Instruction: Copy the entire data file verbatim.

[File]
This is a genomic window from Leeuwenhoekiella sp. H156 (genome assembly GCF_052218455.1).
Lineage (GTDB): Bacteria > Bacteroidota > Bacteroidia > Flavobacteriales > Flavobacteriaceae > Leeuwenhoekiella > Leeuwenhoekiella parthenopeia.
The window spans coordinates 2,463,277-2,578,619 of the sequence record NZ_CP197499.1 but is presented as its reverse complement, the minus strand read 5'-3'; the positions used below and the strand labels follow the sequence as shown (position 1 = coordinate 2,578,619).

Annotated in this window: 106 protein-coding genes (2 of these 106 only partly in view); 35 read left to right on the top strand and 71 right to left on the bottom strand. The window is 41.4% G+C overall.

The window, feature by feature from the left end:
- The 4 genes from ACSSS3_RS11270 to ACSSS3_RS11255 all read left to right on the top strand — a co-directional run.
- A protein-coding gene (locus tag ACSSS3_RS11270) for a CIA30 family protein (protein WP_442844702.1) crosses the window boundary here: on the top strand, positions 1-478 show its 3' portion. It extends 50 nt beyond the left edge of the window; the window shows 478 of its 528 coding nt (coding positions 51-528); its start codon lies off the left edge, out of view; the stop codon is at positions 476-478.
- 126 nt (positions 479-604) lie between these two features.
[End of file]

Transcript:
This is a genomic window from Leeuwenhoekiella sp. H156 (genome assembly GCF_052218455.1).
Lineage (GTDB): Bacteria > Bacteroidota > Bacteroidia > Flavobacteriales > Flavobacteriaceae > Leeuwenhoekiella > Leeuwenhoekiella parthenopeia.
The window spans coordinates 2,463,277-2,578,619 of the sequence record NZ_CP197499.1 but is presented as its reverse complement, the minus strand read 5'-3'; the positions used below and the strand labels follow the sequence as shown (position 1 = coordinate 2,578,619).

Annotated in this window: 106 protein-coding genes (2 of these 106 only partly in view); 35 read left to right on the top strand and 71 right to left on the bottom strand. The window is 41.4% G+C overall.

The window, feature by feature from the left end:
- The 4 genes from ACSSS3_RS11270 to ACSSS3_RS11255 all read left to right on the top strand — a co-directional run.
- A protein-coding gene (locus tag ACSSS3_RS11270) for a CIA30 family protein (protein WP_442844702.1) crosses the window boundary here: on the top strand, positions 1-478 show its 3' portion. It extends 50 nt beyond the left edge of the window; the window shows 478 of its 528 coding nt (coding positions 51-528); its start codon lies off the left edge, out of view; the stop codon is at positions 476-478.
- 126 nt (positions 479-604) lie between these two features.